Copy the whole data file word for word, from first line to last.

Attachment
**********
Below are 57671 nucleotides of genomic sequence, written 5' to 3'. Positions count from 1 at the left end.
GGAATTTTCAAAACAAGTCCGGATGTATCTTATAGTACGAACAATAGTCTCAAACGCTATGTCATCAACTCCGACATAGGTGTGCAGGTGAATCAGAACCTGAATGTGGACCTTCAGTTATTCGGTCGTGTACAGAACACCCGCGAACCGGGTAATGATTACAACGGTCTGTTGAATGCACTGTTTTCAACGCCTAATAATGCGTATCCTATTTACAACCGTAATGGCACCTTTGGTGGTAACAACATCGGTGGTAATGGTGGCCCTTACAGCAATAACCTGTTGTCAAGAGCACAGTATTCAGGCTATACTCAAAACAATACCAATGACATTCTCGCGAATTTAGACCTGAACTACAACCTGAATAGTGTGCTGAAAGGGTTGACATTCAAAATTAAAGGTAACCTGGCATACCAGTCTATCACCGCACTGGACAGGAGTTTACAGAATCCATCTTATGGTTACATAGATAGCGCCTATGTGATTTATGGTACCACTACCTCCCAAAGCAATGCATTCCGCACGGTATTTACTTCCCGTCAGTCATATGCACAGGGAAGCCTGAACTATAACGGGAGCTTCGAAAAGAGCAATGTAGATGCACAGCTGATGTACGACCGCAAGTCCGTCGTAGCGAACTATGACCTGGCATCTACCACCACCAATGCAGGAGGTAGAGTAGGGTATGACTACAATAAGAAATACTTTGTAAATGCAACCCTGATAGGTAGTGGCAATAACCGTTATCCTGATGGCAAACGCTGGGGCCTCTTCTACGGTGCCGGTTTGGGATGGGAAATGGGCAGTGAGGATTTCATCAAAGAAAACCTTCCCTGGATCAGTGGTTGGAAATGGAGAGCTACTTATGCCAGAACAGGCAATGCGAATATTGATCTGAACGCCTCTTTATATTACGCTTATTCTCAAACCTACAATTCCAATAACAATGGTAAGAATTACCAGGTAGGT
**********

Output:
Below are 57671 nucleotides of genomic sequence, written 5' to 3'. Positions count from 1 at the left end.
GGAATTTTCAAAACAAGTCCGGATGTATCTTATAGTACGAACAATAGTCTCAAACGCTATGTCATCAACTCCGACATAGGTGTGCAGGTGAATCAGAACCTGAATGTGGACCTTCAGTTATTCGGTCGTGTACAGAACACCCGCGAACCGGGTAATGATTACAACGGTCTGTTGAATGCACTGTTTTCAACGCCTAATAATGCGTATCCTATTTACAACCGTAATGGCACCTTTGGTGGTAACAACATCGGTGGTAATGGTGGCCCTTACAGCAATAACCTGTTGTCAAGAGCACAGTATTCAGGCTATACTCAAAACAATACCAATGACATTCTCGCGAATTTAGACCTGAACTACAACCTGAATAGTGTGCTGAAAGGGTTGACATTCAAAATTAAAGGTAACCTGGCATACCAGTCTATCACCGCACTGGACAGGAGTTTACAGAATCCATCTTATGGTTACATAGATAGCGCCTATGTGATTTATGGTACCACTACCTCCCAAAGCAATGCATTCCGCACGGTATTTACTTCCCGTCAGTCATATGCACAGGGAAGCCTGAACTATAACGGGAGCTTCGAAAAGAGCAATGTAGATGCACAGCTGATGTACGACCGCAAGTCCGTCGTAGCGAACTATGACCTGGCATCTACCACCACCAATGCAGGAGGTAGAGTAGGGTATGACTACAATAAGAAATACTTTGTAAATGCAACCCTGATAGGTAGTGGCAATAACCGTTATCCTGATGGCAAACGCTGGGGCCTCTTCTACGGTGCCGGTTTGGGATGGGAAATGGGCAGTGAGGATTTCATCAAAGAAAACCTTCCCTGGATCAGTGGTTGGAAATGGAGAGCTACTTATGCCAGAACAGGCAATGCGAATATTGATCTGAACGCCTCTTTATATTACGCTTATTCTCAAACCTACAATTCCAATAACAATGGTAAGAATTACCAGGTAGGT